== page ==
--------------86EBBCF3B65B9D6142037AA1-- From i.brunke@inf.fu-berlin.de Tue Nov 20 16:25:21 2018 Received: from outpost1.zedat.fu-berlin.de ([130.133.4.66]) by list1.zedat.fu-berlin.de (Exim 4.85) for facets-of-complexity@lists.fu-berlin.de with esmtps (TLSv1.2:DHE-RSA-AES256-GCM-SHA384:256) (envelope-from

You are cordially invited to our Monday Lecture & Colloquium
on November 26th at 14:15 h & 16:00 h at HU Berlin.

__Location__**: **

Humboldt-Universität zu Berlin

Institut für Informatik

Johann von Neumann-Haus

Rudower Chaussee 25

12489 Berlin

__Time__: **Monday, November 26th - 14:15 h**

__Lecture__: Marcin Pilipczuk (University of Warsaw)

__Title__: **The square root phenomenon:
subexponential algorithms in sparse graph classes
**

While most NP-hard graph problems remain NP-hard when restricted to planar graphs, they become somewhat simpler: they often admit algorithms with running time exponential in the square root of the size of the graph (or some other meaningful parameter). This behavior has been dubbed "the square root phenomenon". For many problems, such an algorithm follows from the theory of bidimensionality relying on a linear dependency on the size of the largest grid minor and treewidth of a planar graph. In recent years we have seen a number of other algorithmic techniques, significantly extending the boundary of the applicability of the "square root phenomenon". In my talk I will survey this area and highlight main algorithmic approaches.

Before

__Time__: **Monday, ****November 26th** -
16:00 h

__Colloquium__: Sebastian Siebertz (Humboldt-Universität zu
Berlin)

__Title__: First-order interpretations of sparse graph
classes

__Abstract__:

--------------8AD132702276B7DB3B5F6A7A-- From rote@inf.fu-berlin.de Mon Dec 03 11:33:21 2018 Received: from outpost1.zedat.fu-berlin.de ([130.133.4.66]) by list1.zedat.fu-berlin.de (Exim 4.85) for facets-of-complexity@lists.fu-berlin.de with esmtps (TLSv1.2:ECDHE-RSA-AES256-GCM-SHA384:256) (envelope-from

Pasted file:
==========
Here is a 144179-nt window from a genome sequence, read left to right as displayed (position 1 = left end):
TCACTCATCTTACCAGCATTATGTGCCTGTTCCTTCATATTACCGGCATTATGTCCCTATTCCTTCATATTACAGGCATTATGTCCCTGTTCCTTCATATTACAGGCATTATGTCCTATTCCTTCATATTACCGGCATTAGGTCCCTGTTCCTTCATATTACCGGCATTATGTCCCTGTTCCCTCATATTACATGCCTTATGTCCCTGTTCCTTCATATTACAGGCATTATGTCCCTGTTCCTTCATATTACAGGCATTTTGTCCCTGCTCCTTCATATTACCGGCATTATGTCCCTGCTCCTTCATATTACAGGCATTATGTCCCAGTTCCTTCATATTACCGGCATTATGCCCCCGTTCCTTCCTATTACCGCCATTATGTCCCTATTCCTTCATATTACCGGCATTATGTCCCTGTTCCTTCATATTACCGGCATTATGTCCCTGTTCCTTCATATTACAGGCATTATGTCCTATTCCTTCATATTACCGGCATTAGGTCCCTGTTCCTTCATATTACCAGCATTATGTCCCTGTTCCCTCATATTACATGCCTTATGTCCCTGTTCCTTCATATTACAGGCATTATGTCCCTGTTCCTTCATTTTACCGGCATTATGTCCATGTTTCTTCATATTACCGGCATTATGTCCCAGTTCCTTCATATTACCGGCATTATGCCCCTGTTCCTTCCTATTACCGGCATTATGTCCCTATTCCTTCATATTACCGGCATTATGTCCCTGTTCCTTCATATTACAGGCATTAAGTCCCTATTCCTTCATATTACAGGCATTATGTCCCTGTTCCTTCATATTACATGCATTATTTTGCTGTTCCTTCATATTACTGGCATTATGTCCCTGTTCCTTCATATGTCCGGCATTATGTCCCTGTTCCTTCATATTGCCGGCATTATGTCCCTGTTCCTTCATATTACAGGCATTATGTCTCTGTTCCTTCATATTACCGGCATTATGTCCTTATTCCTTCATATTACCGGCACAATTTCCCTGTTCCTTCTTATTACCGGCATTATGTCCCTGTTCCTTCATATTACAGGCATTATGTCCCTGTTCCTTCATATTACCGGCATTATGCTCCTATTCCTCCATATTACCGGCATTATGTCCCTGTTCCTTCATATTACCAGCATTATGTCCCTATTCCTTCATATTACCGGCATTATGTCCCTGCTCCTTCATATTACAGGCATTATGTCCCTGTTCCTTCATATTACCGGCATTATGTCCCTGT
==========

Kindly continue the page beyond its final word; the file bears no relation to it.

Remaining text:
You are cordially invited to our next Monday Lecture &
Colloquium on December 10th at 14:15 h & 16:00 h at FU Berlin.

__Location__**: **

Freie Universität Berlin

Takustr. 9

14195 Berlin

__Time__: **Monday, December 10th - 14:15 h**

__Lecture__: Marijn Heule (University** of Texas,
Austin)**

__Title__: Everything's Bigger in Texas: "The Largest Math
Proof Ever"

Progress in satisfiability (SAT) solving has enabled answering
long-standing open questions in mathematics completely
automatically resulting in clever though potentially gigantic
proofs. We illustrate the success of this approach by presenting
the solution of the Boolean Pythagorean triples problem. We also
produced and validated a proof of the solution, which has been
called the ``largest math proof ever''. The enormous size of the
proof is not important. In fact a shorter proof would have been
preferable. However, the size shows that automated tools
combined with super computing facilitate solving bigger
problems. Moreover, the proof of 200 terabytes can now be
validated using highly trustworthy systems, demonstrating that
we can check the correctness of proofs no matter their size.

__Time__: **Monday, ****December 10th** -
16:00 h s.t.

__Colloquium__: Ander Lamaison (Freie Universität Berlin**)**

__Title__: Ramsey density of infinite paths

In a
two-colouring of the edges of the complete graph on the natural
numbers, what is the densest monochromatic infinite path that we
can always find? We measure the density of a path by the upper
asymptotic density of its vertex set. This question was first
studied by Erdös and Galvin, who proved that the best density is
between 2/3 and 8/9. In this talk we settle this question by
proving that we can always find a monochromatic path of upper
density at least (12+sqrt(8))/17=0.87226…, and constructing a
two-colouring in which no denser path exists. This represents
joint work with Jan Corsten, Louis DeBiasio and Richard Lang.